The labour market statistics that measure women’s labour are a critical foundation for effective policy design and ecosystem interventions to advance women’s economic empowerment. As per current measurements, India’s female labour force participation rate stands at approximately 30%. However, the methodologies that lead to this figure are underpinned by a range of assumptions and principles that lead to gendered consequences. This perspective unpacks how labour and economic activity is measured for the purposes of national accounts, and offers a gendered critique of the existing statistical methodologies. The measurement of labour and economic activity is guided by the United Nations System of National Accounts (UN-SNA), which pivots around the production of goods and services. Activities such as cleaning, cooking, childcare and elder care are outside the UN-SNA production boundary, which has the effect of obscuring the contributions of women to the economy, and the range of social factors that directly impact the manner in which women work.
Economic growth, education, fertility rates, and social and cultural context influence women’s participation in the labour force. Where women participate in paid employment, they navigate paid work alongside their indispensable role in the household. They also undertake several expenditure-saving activities in the household and contribute to family enterprises and subsistence activities, which are not considered in national accounts. Existing methodologies of measuring women’s work have three key shortcomings – the exclusion of women’s economic contributions; an overreliance on market definitions of productivity that obscures the social value generated through women’s work; and neglect of the social norms that dictate the manner in which women work and navigate household patriarchy along with labour. Consequently, the skewed representation of women’s work and a lack of holistic understanding of factors that determine it have far-reaching implications, limiting the effectiveness of policy design, and limiting the effectiveness of ecosystem action and interventions targeted at women workers.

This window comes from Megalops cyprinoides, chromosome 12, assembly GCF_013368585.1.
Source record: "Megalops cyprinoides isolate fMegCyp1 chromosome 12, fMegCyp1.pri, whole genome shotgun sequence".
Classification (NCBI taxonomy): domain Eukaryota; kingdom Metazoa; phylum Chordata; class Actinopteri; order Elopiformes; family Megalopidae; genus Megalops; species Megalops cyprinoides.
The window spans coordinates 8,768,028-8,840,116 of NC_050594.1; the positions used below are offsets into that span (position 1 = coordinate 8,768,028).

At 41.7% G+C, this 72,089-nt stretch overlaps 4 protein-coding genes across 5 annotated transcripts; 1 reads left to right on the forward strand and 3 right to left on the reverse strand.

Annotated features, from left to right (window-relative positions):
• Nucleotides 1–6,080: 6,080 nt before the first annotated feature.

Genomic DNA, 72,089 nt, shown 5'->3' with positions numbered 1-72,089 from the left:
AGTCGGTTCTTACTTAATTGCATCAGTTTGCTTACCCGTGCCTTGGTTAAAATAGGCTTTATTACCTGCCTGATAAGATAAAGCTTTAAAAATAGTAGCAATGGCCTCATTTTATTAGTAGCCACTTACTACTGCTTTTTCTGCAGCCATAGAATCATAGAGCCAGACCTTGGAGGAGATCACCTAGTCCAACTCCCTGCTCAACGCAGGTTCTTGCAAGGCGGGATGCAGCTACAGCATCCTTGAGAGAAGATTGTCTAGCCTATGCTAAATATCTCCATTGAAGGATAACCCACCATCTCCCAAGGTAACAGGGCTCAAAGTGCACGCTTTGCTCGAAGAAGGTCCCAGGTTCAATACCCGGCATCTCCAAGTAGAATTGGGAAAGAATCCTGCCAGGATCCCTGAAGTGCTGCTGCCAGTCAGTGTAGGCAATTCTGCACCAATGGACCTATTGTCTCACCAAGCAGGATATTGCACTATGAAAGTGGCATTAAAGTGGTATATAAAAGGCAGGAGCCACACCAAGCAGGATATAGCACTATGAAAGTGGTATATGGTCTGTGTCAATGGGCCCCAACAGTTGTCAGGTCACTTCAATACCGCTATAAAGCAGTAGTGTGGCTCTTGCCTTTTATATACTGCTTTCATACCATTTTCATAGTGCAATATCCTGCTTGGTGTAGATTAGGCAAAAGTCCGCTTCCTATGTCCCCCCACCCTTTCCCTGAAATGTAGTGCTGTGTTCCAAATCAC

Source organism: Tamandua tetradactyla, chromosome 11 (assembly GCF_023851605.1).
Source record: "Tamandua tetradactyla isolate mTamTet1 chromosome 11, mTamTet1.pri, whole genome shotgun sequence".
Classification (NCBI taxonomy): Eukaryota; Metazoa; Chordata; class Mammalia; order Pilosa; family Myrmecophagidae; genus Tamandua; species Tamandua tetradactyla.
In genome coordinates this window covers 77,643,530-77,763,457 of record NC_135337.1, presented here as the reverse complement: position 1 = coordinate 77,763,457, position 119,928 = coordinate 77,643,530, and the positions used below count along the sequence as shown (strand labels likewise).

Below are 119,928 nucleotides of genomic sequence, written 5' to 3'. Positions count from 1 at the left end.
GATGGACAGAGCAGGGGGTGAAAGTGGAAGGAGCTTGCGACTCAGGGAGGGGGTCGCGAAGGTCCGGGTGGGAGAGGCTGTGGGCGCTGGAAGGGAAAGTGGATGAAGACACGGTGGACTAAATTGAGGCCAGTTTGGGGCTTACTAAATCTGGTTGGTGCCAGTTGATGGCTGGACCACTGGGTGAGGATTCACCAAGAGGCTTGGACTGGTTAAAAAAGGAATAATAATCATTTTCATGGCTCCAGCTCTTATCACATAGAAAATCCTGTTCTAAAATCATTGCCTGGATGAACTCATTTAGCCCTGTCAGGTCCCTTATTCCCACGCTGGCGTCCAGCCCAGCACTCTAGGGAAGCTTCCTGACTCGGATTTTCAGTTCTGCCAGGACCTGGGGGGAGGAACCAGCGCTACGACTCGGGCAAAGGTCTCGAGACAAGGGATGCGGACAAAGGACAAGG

It is imperative to build an alternative narrative for women’s work that recognises the indispensable role women play in building economic, social and human value. The key pillars of such an approach should recognise the full spectrum of socioeconomic value that women’s work creates, and appreciate the interconnection of factors that govern the working ways of women.
This perspective forms the first part of SKI’s work on understanding and representing the
reality of women’s work and labour in India. Following pieces seek to chalk out a new framework for understanding and measuring women’s labour and its value.
Contributors: Sadhana Sanjay and Tripti Naswa.